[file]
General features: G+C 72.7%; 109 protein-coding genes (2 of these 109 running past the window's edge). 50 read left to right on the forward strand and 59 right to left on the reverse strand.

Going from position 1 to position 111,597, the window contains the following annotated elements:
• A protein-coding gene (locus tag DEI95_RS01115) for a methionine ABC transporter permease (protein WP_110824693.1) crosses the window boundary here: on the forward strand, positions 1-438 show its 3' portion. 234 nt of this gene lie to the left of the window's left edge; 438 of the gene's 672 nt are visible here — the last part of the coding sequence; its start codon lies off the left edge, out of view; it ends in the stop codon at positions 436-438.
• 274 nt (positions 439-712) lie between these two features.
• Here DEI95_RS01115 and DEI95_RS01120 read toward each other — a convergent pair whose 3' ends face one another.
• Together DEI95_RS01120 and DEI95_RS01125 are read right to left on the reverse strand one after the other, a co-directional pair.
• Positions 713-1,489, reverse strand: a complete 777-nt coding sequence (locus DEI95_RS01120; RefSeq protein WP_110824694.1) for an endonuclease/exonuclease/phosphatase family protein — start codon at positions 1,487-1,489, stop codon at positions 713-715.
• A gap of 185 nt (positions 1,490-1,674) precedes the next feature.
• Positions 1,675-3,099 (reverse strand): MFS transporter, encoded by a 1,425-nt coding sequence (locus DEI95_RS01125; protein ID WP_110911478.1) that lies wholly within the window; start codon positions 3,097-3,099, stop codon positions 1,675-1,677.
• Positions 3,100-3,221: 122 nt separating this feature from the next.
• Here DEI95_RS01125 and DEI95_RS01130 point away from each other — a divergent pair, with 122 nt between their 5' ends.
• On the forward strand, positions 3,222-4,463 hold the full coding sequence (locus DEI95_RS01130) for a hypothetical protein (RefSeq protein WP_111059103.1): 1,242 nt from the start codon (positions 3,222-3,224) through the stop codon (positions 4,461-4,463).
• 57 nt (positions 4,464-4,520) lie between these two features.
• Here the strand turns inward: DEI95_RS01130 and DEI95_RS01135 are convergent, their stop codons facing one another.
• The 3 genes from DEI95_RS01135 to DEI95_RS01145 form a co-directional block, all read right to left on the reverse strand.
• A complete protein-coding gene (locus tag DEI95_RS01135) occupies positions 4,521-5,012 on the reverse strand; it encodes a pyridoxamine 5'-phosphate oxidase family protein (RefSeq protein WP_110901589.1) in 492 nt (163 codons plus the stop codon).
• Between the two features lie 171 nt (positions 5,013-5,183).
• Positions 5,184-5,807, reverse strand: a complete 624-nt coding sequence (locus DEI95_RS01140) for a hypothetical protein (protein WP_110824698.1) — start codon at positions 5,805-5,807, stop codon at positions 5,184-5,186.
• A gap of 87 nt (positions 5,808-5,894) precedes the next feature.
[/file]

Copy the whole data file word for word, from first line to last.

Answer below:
General features: G+C 72.7%; 109 protein-coding genes (2 of these 109 running past the window's edge). 50 read left to right on the forward strand and 59 right to left on the reverse strand.

Going from position 1 to position 111,597, the window contains the following annotated elements:
• A protein-coding gene (locus tag DEI95_RS01115) for a methionine ABC transporter permease (protein WP_110824693.1) crosses the window boundary here: on the forward strand, positions 1-438 show its 3' portion. 234 nt of this gene lie to the left of the window's left edge; 438 of the gene's 672 nt are visible here — the last part of the coding sequence; its start codon lies off the left edge, out of view; it ends in the stop codon at positions 436-438.
• 274 nt (positions 439-712) lie between these two features.
• Here DEI95_RS01115 and DEI95_RS01120 read toward each other — a convergent pair whose 3' ends face one another.
• Together DEI95_RS01120 and DEI95_RS01125 are read right to left on the reverse strand one after the other, a co-directional pair.
• Positions 713-1,489, reverse strand: a complete 777-nt coding sequence (locus DEI95_RS01120; RefSeq protein WP_110824694.1) for an endonuclease/exonuclease/phosphatase family protein — start codon at positions 1,487-1,489, stop codon at positions 713-715.
• A gap of 185 nt (positions 1,490-1,674) precedes the next feature.
• Positions 1,675-3,099 (reverse strand): MFS transporter, encoded by a 1,425-nt coding sequence (locus DEI95_RS01125; protein ID WP_110911478.1) that lies wholly within the window; start codon positions 3,097-3,099, stop codon positions 1,675-1,677.
• Positions 3,100-3,221: 122 nt separating this feature from the next.
• Here DEI95_RS01125 and DEI95_RS01130 point away from each other — a divergent pair, with 122 nt between their 5' ends.
• On the forward strand, positions 3,222-4,463 hold the full coding sequence (locus DEI95_RS01130) for a hypothetical protein (RefSeq protein WP_111059103.1): 1,242 nt from the start codon (positions 3,222-3,224) through the stop codon (positions 4,461-4,463).
• 57 nt (positions 4,464-4,520) lie between these two features.
• Here the strand turns inward: DEI95_RS01130 and DEI95_RS01135 are convergent, their stop codons facing one another.
• The 3 genes from DEI95_RS01135 to DEI95_RS01145 form a co-directional block, all read right to left on the reverse strand.
• A complete protein-coding gene (locus tag DEI95_RS01135) occupies positions 4,521-5,012 on the reverse strand; it encodes a pyridoxamine 5'-phosphate oxidase family protein (RefSeq protein WP_110901589.1) in 492 nt (163 codons plus the stop codon).
• Between the two features lie 171 nt (positions 5,013-5,183).
• Positions 5,184-5,807, reverse strand: a complete 624-nt coding sequence (locus DEI95_RS01140) for a hypothetical protein (protein WP_110824698.1) — start codon at positions 5,805-5,807, stop codon at positions 5,184-5,186.
• A gap of 87 nt (positions 5,808-5,894) precedes the next feature.